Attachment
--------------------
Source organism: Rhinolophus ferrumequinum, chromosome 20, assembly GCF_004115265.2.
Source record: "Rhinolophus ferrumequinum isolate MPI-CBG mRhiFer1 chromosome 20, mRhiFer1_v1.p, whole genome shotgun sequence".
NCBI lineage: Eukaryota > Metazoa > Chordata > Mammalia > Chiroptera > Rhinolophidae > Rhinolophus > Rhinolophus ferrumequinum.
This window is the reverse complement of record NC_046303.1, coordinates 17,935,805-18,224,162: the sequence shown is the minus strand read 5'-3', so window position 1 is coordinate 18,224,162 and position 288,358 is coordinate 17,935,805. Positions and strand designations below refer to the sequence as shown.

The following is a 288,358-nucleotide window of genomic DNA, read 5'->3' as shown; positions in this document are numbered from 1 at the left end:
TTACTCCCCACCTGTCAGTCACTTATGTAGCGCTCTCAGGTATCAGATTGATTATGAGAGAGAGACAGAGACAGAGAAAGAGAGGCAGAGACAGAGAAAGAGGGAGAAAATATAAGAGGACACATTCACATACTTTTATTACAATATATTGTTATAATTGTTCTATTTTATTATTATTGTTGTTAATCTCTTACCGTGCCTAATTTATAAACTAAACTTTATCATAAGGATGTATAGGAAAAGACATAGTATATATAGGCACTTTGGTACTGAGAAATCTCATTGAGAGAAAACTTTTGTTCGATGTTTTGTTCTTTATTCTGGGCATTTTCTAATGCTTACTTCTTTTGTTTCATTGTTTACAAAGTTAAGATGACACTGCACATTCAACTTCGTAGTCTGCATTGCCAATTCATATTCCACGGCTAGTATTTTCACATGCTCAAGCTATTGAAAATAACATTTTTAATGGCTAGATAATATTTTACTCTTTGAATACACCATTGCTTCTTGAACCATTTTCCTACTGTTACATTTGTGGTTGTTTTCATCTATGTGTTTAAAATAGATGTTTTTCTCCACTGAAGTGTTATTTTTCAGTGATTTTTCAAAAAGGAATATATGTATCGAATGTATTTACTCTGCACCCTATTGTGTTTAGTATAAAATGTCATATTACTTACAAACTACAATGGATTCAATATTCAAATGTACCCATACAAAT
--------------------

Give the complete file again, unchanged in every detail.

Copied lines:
Source organism: Rhinolophus ferrumequinum, chromosome 20, assembly GCF_004115265.2.
Source record: "Rhinolophus ferrumequinum isolate MPI-CBG mRhiFer1 chromosome 20, mRhiFer1_v1.p, whole genome shotgun sequence".
NCBI lineage: Eukaryota > Metazoa > Chordata > Mammalia > Chiroptera > Rhinolophidae > Rhinolophus > Rhinolophus ferrumequinum.
This window is the reverse complement of record NC_046303.1, coordinates 17,935,805-18,224,162: the sequence shown is the minus strand read 5'-3', so window position 1 is coordinate 18,224,162 and position 288,358 is coordinate 17,935,805. Positions and strand designations below refer to the sequence as shown.

The following is a 288,358-nucleotide window of genomic DNA, read 5'->3' as shown; positions in this document are numbered from 1 at the left end:
TTACTCCCCACCTGTCAGTCACTTATGTAGCGCTCTCAGGTATCAGATTGATTATGAGAGAGAGACAGAGACAGAGAAAGAGAGGCAGAGACAGAGAAAGAGGGAGAAAATATAAGAGGACACATTCACATACTTTTATTACAATATATTGTTATAATTGTTCTATTTTATTATTATTGTTGTTAATCTCTTACCGTGCCTAATTTATAAACTAAACTTTATCATAAGGATGTATAGGAAAAGACATAGTATATATAGGCACTTTGGTACTGAGAAATCTCATTGAGAGAAAACTTTTGTTCGATGTTTTGTTCTTTATTCTGGGCATTTTCTAATGCTTACTTCTTTTGTTTCATTGTTTACAAAGTTAAGATGACACTGCACATTCAACTTCGTAGTCTGCATTGCCAATTCATATTCCACGGCTAGTATTTTCACATGCTCAAGCTATTGAAAATAACATTTTTAATGGCTAGATAATATTTTACTCTTTGAATACACCATTGCTTCTTGAACCATTTTCCTACTGTTACATTTGTGGTTGTTTTCATCTATGTGTTTAAAATAGATGTTTTTCTCCACTGAAGTGTTATTTTTCAGTGATTTTTCAAAAAGGAATATATGTATCGAATGTATTTACTCTGCACCCTATTGTGTTTAGTATAAAATGTCATATTACTTACAAACTACAATGGATTCAATATTCAAATGTACCCATACAAAT